Introduction

  • Nigel J. Dimmock
Part of the Current Topics in Microbiology and Immunology book series (CT MICROBIOLOGY, volume 183)

Abstract

Understanding neutralization is particularly relevant to an appreciation of the interaction between a virus and its antibody-synthesizing host since it is likely that viruses and the antibody system have evolved in response to reciprocally imposed selective pressures. Neutralization of viruses which only infect non-antibody-synthesizing hosts, while of considerable interest from a number of points of view is de facto without any such evolutionary significance. In this second category are viruses of plants, invertebrates, vertebrates below fish in the evolutionary scale which do not synthesize antibody and most bacteria. Viruses of organisms parasitic on or commensal with antibodysynthesizing vertebrates, such as enteric bacteria, protozoa or metazoan parasites, will be in contact with antibody at some stage of their existence, and arthropod-borne viruses which have a higher vertebrate as second host are obviously bona fide members of the first category.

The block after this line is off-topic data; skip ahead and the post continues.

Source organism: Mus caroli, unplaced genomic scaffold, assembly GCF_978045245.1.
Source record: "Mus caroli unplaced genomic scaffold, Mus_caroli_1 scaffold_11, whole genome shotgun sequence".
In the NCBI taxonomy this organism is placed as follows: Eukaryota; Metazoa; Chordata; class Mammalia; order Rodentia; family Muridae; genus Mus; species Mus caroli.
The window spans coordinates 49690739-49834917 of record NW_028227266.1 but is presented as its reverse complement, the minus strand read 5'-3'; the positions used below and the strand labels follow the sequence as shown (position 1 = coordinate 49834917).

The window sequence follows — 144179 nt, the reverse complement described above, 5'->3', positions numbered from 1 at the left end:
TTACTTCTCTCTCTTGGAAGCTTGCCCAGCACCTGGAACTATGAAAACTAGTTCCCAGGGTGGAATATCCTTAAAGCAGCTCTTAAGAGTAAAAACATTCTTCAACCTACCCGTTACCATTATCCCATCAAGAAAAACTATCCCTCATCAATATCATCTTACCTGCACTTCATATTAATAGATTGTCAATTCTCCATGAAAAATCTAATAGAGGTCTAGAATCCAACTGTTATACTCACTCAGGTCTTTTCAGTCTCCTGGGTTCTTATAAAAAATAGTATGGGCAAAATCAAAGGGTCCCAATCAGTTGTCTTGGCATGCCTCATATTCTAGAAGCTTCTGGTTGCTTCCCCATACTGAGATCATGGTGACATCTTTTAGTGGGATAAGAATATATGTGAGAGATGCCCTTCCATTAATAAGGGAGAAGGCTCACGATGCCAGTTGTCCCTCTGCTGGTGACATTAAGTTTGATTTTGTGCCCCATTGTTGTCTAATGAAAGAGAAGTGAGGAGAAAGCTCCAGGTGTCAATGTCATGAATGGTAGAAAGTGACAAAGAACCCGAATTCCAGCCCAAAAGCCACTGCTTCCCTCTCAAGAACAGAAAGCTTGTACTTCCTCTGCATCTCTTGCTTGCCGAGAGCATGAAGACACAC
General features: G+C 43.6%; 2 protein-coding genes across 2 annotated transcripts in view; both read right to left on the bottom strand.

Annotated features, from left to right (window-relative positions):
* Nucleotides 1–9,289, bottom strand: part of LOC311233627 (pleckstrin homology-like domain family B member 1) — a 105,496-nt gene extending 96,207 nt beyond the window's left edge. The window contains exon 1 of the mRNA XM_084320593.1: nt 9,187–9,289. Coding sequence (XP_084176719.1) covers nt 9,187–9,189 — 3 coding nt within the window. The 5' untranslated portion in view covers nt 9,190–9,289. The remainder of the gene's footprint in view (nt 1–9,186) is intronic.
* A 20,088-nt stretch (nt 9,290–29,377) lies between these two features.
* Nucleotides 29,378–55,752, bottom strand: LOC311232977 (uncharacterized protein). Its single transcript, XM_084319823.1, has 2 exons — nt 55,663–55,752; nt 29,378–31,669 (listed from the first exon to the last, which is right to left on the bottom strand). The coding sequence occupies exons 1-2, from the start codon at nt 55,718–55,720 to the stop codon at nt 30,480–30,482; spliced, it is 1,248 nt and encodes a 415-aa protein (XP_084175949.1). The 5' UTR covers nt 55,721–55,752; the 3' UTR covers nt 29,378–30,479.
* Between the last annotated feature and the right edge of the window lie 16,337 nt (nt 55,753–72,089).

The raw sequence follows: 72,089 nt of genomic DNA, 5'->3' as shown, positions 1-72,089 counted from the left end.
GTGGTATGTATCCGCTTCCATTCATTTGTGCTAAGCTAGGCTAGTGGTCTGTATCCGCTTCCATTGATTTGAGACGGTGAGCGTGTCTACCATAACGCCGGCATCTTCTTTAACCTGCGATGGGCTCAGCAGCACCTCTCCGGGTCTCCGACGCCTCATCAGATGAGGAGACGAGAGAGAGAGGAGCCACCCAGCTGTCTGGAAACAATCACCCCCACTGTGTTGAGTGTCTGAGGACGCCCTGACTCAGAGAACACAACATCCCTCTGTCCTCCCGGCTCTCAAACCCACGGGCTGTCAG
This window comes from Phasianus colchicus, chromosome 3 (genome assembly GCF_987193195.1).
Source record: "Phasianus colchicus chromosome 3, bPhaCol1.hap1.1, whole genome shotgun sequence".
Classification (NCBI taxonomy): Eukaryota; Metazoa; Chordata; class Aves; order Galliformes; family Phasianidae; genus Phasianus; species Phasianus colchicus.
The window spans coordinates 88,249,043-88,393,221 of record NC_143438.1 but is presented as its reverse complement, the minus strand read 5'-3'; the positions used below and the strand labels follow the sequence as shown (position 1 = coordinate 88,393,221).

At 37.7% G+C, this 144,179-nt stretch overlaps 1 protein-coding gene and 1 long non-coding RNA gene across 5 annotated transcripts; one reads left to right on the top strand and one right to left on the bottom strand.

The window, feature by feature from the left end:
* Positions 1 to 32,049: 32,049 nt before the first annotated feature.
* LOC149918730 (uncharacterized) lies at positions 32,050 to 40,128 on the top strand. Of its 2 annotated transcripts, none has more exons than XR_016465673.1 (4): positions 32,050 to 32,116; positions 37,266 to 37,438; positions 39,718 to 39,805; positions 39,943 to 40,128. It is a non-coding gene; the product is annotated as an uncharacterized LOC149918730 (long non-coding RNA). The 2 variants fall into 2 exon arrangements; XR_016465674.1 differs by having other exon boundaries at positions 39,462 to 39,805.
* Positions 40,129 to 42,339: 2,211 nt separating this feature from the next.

Keywords

Influenza 

Copyright information

© Springer-Verlag Berlin Heidelberg 1993

Authors and Affiliations

  • Nigel J. Dimmock
    • 1
  1. 1.Department of Biological SciencesUniversity of WarwickCoventryUK

Personalised recommendations